McCutcheon Hurts the 99% - and Women, Too

By Padmini Parthasarathy 

We all know that money talks.  If money = speech now, where does that leave women? SCOTUS just handed down the "McCutcheon vs. FEC" ruling, which lets money talk even louder than it did before. Though the $5,200 cap on contributions to individual candidates still stands, donors with deep pockets can give to as many politicians as they want without bumping against an upper  limit.

Unfortunately, most "donors with deep pockets" are men. Viveca Novak, Editorial and Communications Director at the Center for Responsive Politics, says that fewer women give money to political campaigns, and they give less when they do contribute. This is especially true when you take big donors into account.

According to the CRP, of the 644 individual donors who hit the aggregate limit in 2012, only 143 of them were women. This figure shrinks to 84 of 526 if you combine all the wealthy couples who hit the max. And of the 100 most generous campaign contributors in 2012, only 11 were women.

Now, this is a big problem for many women candidates who rely on women donors. By allowing the richest people (see: wealthy white men) in America to give as much as they want without limit, the voices of people who don’t fall into this little bracket (see: everyone but wealthy white men) are diluted.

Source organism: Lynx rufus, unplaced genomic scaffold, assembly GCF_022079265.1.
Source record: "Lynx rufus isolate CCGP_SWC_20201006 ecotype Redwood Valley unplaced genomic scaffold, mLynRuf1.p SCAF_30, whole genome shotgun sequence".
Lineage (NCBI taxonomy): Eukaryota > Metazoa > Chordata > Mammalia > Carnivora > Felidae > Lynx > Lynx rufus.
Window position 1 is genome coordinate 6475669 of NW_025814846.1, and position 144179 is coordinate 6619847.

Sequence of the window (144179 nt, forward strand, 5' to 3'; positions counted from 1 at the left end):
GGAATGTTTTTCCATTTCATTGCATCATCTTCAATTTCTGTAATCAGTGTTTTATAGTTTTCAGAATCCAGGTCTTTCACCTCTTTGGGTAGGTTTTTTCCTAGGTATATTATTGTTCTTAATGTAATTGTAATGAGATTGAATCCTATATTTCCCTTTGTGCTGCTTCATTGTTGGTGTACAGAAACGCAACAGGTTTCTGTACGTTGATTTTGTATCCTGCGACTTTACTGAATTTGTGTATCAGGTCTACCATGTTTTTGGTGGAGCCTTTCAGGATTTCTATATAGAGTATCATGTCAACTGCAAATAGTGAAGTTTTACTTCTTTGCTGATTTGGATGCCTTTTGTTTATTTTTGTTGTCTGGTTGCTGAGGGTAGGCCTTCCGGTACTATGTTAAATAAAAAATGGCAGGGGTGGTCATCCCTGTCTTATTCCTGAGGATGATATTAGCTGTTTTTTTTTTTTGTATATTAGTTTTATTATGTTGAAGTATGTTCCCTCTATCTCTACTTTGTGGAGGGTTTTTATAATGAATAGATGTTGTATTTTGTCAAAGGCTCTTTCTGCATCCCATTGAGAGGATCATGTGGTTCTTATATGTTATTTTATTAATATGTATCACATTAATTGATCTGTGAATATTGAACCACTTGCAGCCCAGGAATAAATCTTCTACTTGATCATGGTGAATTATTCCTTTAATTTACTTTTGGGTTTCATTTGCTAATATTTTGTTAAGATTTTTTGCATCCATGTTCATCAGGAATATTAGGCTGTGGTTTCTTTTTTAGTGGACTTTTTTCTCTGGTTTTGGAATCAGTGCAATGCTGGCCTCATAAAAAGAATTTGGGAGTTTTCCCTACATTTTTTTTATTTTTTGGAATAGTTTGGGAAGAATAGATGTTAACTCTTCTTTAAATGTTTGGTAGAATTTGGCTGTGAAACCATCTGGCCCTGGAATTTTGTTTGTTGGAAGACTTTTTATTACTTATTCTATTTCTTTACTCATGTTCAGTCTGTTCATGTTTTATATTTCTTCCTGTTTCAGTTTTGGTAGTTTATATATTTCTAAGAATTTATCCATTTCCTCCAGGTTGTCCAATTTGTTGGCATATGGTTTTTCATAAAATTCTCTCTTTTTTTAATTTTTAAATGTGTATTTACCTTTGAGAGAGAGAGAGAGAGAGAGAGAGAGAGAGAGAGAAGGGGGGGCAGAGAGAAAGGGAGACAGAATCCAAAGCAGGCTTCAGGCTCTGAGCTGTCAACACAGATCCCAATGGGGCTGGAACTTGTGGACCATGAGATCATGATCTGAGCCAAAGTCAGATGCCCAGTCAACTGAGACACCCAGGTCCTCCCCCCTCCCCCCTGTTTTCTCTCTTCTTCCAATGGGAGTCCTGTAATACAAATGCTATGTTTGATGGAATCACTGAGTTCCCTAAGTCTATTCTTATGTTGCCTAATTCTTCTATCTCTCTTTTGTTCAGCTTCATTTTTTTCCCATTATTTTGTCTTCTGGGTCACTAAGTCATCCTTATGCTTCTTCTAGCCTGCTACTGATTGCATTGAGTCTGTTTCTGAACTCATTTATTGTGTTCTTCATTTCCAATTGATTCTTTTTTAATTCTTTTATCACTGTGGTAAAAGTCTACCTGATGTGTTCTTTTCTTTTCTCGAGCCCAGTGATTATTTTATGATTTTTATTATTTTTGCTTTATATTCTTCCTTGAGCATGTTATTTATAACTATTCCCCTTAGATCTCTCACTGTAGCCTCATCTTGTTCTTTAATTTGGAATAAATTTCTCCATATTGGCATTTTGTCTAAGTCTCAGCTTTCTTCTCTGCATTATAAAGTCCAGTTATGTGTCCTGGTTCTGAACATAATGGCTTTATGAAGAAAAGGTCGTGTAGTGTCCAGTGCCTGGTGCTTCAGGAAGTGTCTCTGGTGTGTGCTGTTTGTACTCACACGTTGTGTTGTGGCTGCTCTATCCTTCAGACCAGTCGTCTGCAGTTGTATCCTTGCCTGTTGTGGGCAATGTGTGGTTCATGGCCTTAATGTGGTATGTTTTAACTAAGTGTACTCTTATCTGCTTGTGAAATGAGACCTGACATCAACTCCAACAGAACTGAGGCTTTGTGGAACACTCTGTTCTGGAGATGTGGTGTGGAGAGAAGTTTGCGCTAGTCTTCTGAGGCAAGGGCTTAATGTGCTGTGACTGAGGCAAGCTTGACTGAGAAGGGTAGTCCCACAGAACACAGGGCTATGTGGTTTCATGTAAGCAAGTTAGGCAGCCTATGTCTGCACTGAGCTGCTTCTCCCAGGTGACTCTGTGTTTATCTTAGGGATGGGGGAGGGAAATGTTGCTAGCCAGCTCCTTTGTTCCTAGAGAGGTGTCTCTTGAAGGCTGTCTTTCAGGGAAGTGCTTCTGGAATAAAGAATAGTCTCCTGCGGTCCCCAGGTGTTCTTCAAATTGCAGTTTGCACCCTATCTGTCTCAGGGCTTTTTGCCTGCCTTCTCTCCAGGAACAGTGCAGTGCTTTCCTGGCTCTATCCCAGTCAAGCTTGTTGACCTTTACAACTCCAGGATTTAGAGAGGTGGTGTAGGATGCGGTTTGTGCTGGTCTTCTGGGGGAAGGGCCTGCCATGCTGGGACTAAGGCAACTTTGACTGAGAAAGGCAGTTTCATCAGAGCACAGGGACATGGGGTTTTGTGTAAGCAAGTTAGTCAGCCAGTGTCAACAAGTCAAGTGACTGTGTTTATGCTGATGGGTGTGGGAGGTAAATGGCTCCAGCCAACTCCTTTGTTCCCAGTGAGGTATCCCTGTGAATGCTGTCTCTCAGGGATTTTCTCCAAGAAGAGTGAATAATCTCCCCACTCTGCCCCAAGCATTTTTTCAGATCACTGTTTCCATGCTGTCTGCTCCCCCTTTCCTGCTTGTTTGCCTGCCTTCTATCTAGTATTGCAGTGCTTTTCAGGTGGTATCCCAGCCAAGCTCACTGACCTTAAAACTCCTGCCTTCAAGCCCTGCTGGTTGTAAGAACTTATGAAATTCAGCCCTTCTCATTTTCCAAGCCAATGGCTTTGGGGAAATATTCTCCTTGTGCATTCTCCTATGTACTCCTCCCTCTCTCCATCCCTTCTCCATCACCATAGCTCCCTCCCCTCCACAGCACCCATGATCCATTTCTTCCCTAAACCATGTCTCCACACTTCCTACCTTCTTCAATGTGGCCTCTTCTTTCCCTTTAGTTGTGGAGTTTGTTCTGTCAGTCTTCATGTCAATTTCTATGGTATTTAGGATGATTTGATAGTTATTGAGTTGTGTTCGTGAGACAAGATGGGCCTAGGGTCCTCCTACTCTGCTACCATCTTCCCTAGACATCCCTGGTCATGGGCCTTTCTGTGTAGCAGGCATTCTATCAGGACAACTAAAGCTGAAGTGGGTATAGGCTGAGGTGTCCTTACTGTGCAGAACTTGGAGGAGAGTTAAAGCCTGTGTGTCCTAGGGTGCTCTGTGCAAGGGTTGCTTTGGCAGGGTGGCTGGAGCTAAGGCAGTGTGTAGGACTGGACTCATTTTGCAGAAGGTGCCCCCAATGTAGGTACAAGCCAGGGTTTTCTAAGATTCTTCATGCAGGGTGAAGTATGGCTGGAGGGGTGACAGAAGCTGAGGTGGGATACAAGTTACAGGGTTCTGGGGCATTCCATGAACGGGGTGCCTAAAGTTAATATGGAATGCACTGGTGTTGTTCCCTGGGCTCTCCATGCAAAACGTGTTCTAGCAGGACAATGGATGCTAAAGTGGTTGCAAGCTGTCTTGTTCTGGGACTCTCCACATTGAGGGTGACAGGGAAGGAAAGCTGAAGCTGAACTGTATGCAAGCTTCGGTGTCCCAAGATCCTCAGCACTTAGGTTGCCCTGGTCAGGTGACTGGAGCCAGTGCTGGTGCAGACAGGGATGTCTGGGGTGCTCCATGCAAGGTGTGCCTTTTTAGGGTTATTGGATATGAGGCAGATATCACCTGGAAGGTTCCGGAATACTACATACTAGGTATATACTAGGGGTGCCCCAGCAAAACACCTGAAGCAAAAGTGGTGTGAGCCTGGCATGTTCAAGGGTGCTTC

"If you are a female donor, you are more likely to give to a female candidate than if you are a male donor," says Novak.

Doug Weber from the CRP crunched the numbers and found that female donors who bumped against the upper limit gave 31 percent of their total donations to female candidates, whereas the men only gave 19 percent of their total donations.  When you combine the donors at the upper limit, 21 percent of their money went to women--which is very close to the percentage of women in Congress. 

Studies also show that women are better represented in the donor pool when contributions are limited by law. According to CRP, in the 2004, 2006, and 2008 cycles—the only three elections that happened after the ban on unlimited "soft money" contributions to political parties and before the creation of the SuperPAC loophole—the percentage of money coming from women in the donor pool increased.  

Female Democrats rely most heavily on campaign donations from women, which means the ladies might well be outspent. 

Cathy Allen, co-founder of the Center for Women and Democracy at the University of Washington, says, "You have to wonder why a woman would give $2,500 if she knew that someone else contributing to her opponent will now be able to give a bottomless pit of cash. This is another case of the rich being able to give whatever it takes, and the rest of us wondering why we should bother giving at all. No good for either women or democracy will come from this."

Center for Responsive Politics

Female Democrats rely most heavily on campaign donations from women. 

Center for Responsive Politics

Male Republicans rely the least heavily on campaign donations from women. 

Center for Responsive Politics

 

Padmini Parthasarathy is a journalist based in New York, NY. She has been published in "The Times of India," Huffington Post, Tehelka THINKblog, Washington Square News, and on PolicyMic.com. 

(title image via flickr)